Actor Tim Griffin stars on this fall’s new highly-anticipated drama Prime Suspect which premiered last Thursday on NBC. Based on the famous UK version, Griffin plays Detective Augie Blando, the class clown who provides the comic relief as he follows unconventional an New York Detective played by Mario Bello, as she navigates through a tough, male-dominated precinct.
Griffin recently spoke about his new character and experience filming Prime Suspect and there was no doubt of his excitement on the series and on working with its cast and crew. Something else to not doubt is Griffin’s highly impressive acting background. He has starred on some of television’s hottest shows such as Grey’s Anatomy, 24, NCIS, The Closer and Party of Five just to name a few. You may also recognize him from starring opposite George Clooney in ‘Leatherheads’ and Matt Damon in ‘The Bourne Supremacy’. Currently you can also see Griffin on the big screen in ‘Abduction’, also starring Taylor Lautner and Sigourney Weaver. As if all this didn’t keep his busy enough, Griffin also builds houses! We chatted about all of that, why he values each and every one of his roles , and how he went from an academia to Hollywood!
Congrats on the new role on the new show Prime Suspect, what is your character like?
Tim- I play Detective Augie Blando. I think this is probably my favorite character that I have ever played. I didn’t know he was going to become the character that he has become but there’s so much humor. He’s that kind of guy who’s always telling jokes. He’s based on a few guys that our technical advisor Mike Sheehan knew. I’m very familiar with drama. Very familiar with comedy. But I’ve never gotten to do a show that sort of mixes the two. There’s an infamous group of detectives, sort of the ‘old boy network’, we call it. Very set way of doing things. Maria Bello’s character is sort of abrasive and a brilliant detective. The guys don’t want to admit it at first. She has to prove herself in all of our eyes. It’s mixed results. It’s hilarious things that they’re doing with her personality. She has a personality where she wants to move and get results and she’s not going to spare your feelings to get results.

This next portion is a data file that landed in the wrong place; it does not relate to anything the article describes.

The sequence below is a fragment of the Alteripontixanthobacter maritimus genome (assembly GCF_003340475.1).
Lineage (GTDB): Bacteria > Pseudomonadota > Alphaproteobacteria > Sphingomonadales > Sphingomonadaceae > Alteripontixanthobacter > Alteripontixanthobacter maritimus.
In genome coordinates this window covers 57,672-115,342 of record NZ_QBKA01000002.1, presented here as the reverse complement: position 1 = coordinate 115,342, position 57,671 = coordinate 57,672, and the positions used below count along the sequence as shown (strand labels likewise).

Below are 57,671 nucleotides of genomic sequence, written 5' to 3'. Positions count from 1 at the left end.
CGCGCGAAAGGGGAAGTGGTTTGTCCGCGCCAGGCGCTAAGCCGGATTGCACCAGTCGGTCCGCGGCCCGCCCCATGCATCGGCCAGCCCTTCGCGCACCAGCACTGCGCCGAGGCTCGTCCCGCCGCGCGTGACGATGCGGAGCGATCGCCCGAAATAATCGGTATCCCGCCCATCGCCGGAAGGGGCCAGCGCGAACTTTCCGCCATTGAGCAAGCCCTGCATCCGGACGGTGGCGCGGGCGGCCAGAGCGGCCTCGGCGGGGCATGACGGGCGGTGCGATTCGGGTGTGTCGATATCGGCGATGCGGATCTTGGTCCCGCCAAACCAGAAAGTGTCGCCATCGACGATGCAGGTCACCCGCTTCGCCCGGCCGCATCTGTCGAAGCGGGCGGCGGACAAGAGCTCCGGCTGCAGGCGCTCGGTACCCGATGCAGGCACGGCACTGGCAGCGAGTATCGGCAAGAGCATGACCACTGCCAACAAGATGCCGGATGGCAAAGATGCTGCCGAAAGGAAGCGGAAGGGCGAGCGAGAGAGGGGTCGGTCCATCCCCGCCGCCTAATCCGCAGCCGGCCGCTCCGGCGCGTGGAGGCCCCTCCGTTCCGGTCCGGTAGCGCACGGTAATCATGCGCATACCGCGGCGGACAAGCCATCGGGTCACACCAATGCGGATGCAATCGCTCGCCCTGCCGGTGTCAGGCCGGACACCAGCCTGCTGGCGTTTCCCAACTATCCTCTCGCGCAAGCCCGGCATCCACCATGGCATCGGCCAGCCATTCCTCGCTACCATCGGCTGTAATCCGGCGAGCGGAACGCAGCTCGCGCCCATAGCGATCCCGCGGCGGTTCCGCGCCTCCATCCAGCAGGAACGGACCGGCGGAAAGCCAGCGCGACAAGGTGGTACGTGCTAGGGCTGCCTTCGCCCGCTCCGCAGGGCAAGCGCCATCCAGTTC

My character, Augie, takes to her character quicker than the other guys because I see that she’s great. She makes me laugh, she’s fun to poke fun out. And we get along, sort of bickering like brother and sister.
What can viewers expect from this series? How is it different from anything on television right now?
Tim- Prime Suspect it’s an iconic institution. It’s set in modern times now. And I loved The British version. I loved Helen Mirren. I think for the fans of the original they wanted to sort of preserve the crimes and all of that stuff, but Peter Berk, he is so fresh and so current. He wants things to move. He loves humor. He loves people who can go off the cuff and every single actor on this show, now I realize why they were hired. I think it’s such a fresh re-imagining that people are really going to love it. I think it takes you by surprise. There’s so much action, but the humor that comes out is great. This is a great one-hour drama. It’s so intense. It’s like bi-polar because one moment I’m sitting there crying because it’s so intense. Then I’m laughing in the very next scene because it’s so ridiculous, a comic relief. And it’s just that sort of the nature of the job too. I think it’s a little bit like soldiers. It’s their bonding and humor that sort of keeps people together with things that are almost unimaginable. To be successful at this job, homicide detective, you’ve gotta be quick. You’ve got to have a sense of humor.
Is there a moment or scene that most stands out to you?